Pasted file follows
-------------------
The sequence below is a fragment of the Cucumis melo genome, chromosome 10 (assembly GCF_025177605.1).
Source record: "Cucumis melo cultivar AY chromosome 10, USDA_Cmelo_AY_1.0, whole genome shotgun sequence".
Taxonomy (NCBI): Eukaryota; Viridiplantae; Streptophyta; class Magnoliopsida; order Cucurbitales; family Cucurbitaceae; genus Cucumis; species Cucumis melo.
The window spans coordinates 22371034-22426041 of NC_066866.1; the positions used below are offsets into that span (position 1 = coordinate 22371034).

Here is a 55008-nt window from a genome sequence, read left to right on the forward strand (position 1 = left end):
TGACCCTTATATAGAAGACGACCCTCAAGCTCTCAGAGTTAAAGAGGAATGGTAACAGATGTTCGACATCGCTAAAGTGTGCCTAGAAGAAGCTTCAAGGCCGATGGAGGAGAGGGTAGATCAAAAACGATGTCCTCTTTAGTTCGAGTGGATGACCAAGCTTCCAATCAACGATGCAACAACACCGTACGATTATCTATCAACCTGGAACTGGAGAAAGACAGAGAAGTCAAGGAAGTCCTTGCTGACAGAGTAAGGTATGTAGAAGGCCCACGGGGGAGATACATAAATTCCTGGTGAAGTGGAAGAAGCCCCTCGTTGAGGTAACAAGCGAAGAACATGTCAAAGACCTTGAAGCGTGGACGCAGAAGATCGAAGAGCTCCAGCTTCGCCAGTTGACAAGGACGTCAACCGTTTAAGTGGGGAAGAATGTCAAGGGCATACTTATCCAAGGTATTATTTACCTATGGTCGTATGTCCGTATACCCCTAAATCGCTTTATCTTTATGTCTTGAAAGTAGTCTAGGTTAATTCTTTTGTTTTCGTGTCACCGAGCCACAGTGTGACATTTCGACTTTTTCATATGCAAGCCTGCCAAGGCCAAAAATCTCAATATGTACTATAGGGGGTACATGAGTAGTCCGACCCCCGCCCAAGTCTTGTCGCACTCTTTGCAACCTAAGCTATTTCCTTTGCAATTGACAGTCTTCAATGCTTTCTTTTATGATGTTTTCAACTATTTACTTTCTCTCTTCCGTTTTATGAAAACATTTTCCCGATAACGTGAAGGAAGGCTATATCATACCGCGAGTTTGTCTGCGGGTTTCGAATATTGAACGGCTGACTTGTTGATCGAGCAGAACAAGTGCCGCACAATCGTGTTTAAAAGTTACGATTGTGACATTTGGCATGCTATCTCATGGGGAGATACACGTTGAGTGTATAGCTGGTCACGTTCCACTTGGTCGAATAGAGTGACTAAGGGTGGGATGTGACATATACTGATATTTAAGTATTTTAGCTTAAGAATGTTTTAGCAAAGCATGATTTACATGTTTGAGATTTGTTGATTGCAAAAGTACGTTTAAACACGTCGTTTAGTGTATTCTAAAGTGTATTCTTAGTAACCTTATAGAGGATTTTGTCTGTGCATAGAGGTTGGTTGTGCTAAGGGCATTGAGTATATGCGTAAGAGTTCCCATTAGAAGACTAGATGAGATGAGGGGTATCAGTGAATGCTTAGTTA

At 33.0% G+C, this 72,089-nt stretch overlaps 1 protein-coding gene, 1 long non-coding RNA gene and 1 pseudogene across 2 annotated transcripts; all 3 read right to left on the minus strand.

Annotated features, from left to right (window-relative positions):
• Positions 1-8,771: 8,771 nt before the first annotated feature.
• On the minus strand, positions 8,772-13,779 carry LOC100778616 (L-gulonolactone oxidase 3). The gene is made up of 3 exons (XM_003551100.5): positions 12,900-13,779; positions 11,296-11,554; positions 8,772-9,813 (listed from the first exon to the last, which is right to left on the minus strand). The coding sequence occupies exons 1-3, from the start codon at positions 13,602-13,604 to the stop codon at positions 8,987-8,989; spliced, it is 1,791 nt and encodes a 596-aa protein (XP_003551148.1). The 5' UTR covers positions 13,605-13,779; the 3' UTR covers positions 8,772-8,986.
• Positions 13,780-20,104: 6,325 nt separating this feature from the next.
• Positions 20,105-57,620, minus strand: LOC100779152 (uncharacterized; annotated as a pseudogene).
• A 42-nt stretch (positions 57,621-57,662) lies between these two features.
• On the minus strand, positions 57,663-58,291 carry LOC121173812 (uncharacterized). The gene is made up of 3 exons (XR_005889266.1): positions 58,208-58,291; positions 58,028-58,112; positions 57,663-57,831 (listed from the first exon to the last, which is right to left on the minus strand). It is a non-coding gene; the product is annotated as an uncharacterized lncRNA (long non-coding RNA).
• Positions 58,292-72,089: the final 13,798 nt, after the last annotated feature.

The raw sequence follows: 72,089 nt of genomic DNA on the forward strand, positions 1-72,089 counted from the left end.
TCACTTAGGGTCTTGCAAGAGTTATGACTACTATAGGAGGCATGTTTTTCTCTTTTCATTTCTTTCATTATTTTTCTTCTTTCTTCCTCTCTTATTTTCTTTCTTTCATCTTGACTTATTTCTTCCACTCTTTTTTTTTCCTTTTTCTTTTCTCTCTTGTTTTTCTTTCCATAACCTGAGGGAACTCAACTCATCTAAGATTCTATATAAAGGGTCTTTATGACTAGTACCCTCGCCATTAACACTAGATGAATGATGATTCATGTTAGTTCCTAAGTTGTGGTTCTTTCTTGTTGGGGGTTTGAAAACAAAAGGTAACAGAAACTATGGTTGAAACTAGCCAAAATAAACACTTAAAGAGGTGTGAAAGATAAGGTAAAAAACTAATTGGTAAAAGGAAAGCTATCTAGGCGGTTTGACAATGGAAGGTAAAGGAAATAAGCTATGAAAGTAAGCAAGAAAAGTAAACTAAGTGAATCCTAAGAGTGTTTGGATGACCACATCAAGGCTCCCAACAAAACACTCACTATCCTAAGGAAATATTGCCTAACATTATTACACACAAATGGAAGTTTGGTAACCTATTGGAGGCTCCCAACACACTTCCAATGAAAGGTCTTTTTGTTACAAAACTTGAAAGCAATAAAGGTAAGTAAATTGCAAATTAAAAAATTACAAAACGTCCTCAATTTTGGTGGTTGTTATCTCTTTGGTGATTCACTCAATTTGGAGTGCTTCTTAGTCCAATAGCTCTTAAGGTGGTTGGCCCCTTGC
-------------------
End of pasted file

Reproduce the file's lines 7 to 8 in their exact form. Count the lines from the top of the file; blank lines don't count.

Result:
At 33.0% G+C, this 72,089-nt stretch overlaps 1 protein-coding gene, 1 long non-coding RNA gene and 1 pseudogene across 2 annotated transcripts; all 3 read right to left on the minus strand.

Annotated features, from left to right (window-relative positions):